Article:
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Shelby Township

Shelby Township police brighten Christmas for local youths

Published December 20, 2012

» click to enlarge «
Julian Lewis, 9, of Utica, picks up a toy gun as he shops with officer Joe Stuglin during the Shelby Township Police Department’s Shop with a Cop event Dec. 13 at Meijer in Washington Township.

WASHINGTON TOWNSHIP — With Santa and his elves working overtime at the North Pole, Jolly Old St. Nick got extra help from the Shelby Township Police Department.

Making sure that no one was left off Santa’s list locally, officers led youths through the aisles at Meijer on 26 Mile Road in Washington Township Dec. 13 and helped them pick out holiday gifts for their families and themselves.

“I didn’t want Christmas to happen without anything under the tree, so I thank God for them,” Jihan Asker said of the role Shelby Township police played in helping assure that her daughter, Lexy Soloman, had a Merry Christmas.

“Thank you so much for helping. My little girl is happy, and that is all that matters,” Asker said.

Lexy, 10, was one of several children that the department helped.

“It’s for families that have fallen on hard times and need a little help,” officer Joseph Stuglin said. The program partners an officer with a child for their shopping trip.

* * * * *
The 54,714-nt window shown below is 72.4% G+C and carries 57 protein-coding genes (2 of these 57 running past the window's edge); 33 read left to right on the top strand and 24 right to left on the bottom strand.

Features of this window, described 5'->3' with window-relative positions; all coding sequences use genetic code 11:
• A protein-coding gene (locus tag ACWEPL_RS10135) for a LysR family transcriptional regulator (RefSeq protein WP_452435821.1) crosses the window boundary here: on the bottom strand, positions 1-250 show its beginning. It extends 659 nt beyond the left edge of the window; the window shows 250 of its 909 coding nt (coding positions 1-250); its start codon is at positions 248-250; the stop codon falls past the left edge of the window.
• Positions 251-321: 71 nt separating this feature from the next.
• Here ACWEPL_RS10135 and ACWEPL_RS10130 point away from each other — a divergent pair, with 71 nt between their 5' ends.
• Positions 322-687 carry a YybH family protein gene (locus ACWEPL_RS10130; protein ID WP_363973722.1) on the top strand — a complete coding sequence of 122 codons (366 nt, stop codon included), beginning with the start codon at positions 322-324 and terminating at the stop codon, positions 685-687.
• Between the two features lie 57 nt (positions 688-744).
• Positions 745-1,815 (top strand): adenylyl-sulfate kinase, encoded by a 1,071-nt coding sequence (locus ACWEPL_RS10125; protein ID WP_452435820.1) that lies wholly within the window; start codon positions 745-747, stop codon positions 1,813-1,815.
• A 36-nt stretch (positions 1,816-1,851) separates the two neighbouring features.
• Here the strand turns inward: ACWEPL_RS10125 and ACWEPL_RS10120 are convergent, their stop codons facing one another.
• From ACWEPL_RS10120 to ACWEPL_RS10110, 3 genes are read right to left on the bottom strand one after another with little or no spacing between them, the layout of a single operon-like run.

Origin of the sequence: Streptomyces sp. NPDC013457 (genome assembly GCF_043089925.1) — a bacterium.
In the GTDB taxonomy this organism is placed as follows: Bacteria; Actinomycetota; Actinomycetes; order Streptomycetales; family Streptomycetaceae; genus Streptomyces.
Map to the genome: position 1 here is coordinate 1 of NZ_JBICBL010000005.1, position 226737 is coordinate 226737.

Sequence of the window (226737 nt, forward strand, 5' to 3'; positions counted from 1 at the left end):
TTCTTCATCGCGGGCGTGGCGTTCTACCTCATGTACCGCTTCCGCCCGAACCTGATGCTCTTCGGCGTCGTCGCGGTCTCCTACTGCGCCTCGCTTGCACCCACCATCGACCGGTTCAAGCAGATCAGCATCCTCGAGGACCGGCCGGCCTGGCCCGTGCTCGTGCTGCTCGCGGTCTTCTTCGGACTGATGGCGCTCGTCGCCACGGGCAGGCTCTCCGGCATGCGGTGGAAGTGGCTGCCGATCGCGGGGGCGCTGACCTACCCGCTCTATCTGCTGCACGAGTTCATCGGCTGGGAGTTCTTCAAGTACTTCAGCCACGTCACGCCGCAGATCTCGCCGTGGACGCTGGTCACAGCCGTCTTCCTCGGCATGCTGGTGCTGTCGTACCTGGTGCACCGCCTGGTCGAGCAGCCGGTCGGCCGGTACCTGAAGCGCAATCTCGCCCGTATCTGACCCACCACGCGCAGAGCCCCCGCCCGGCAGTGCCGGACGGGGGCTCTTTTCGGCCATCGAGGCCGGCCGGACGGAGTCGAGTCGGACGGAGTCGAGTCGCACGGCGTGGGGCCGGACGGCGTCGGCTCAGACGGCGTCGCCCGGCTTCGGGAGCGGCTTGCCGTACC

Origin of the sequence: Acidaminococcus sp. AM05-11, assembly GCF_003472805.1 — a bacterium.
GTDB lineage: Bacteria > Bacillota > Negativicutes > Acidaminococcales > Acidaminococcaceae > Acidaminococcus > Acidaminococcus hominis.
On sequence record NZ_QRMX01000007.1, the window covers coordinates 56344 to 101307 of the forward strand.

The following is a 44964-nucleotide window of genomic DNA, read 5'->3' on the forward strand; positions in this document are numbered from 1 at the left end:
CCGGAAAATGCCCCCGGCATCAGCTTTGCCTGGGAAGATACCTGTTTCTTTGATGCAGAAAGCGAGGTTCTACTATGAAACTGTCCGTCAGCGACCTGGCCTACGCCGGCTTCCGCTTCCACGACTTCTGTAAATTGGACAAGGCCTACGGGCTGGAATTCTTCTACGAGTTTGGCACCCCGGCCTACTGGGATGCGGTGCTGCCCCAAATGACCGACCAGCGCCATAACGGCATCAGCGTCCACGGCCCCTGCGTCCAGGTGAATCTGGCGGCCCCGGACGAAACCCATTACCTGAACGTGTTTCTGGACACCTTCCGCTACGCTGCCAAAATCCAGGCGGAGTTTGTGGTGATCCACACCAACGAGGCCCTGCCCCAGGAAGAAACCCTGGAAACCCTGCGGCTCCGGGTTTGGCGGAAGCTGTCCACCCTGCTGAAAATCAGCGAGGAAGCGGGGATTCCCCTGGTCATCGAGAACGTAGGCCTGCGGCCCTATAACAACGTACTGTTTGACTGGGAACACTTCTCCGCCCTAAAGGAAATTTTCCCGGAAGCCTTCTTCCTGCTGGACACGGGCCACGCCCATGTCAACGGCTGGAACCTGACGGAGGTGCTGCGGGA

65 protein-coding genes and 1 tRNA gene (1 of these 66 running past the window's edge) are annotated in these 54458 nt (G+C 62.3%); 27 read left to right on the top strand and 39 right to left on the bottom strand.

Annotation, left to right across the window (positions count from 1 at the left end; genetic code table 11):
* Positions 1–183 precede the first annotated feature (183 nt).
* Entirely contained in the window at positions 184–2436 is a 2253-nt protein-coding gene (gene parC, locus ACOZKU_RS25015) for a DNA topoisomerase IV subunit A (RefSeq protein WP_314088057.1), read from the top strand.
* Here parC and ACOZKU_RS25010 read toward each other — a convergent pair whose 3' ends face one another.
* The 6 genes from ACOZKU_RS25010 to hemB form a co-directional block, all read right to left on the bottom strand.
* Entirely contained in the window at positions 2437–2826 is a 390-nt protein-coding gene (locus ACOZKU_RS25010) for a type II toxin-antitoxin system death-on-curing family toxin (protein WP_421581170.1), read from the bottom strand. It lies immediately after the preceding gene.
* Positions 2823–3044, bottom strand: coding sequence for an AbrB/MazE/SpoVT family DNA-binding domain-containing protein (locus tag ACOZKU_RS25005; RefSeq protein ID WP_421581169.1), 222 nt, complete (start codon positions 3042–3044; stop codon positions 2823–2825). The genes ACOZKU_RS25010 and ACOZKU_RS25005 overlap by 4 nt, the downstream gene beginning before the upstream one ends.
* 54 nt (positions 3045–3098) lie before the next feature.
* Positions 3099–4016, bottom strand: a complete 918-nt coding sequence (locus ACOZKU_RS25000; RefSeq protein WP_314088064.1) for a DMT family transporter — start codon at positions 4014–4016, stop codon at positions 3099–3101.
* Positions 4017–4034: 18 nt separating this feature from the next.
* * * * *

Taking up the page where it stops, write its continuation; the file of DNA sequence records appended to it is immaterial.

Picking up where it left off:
“It feels good to try and give back and see kids smile. You can see (children) get a lot out if it, and it makes you feel good, too,” he added.

“I was excited because I never got to spend time with an officer for a couple minutes,” Lexy Soloman said, as she colored a thank-you note. “I was also nervous, though, because I’ve never spent time with a cop before.”

Stuglin said that was a pivotal part of the shopping experience for youngsters,  too.

“Not all our contact with them is positive,” Stuglin said. “Shopping with them and being friendly with them, kids get to see an officer in a friendly manner and as a person they can trust and go to for help.”

The youths weren’t the only participants who left the shopping experience with smiles and a reward, though.

Stuglin said that, in a profession where officers can routinely see the worst of humanity and tragic situations, the chance to know a day would end with a smile was priceless.

“Officers get involved in police work to help people and do good and to give kids like this a role model,” Stuglin said. “You don’t always feel like that every day, so this kind of reminds you why you wanted to be an officer.”

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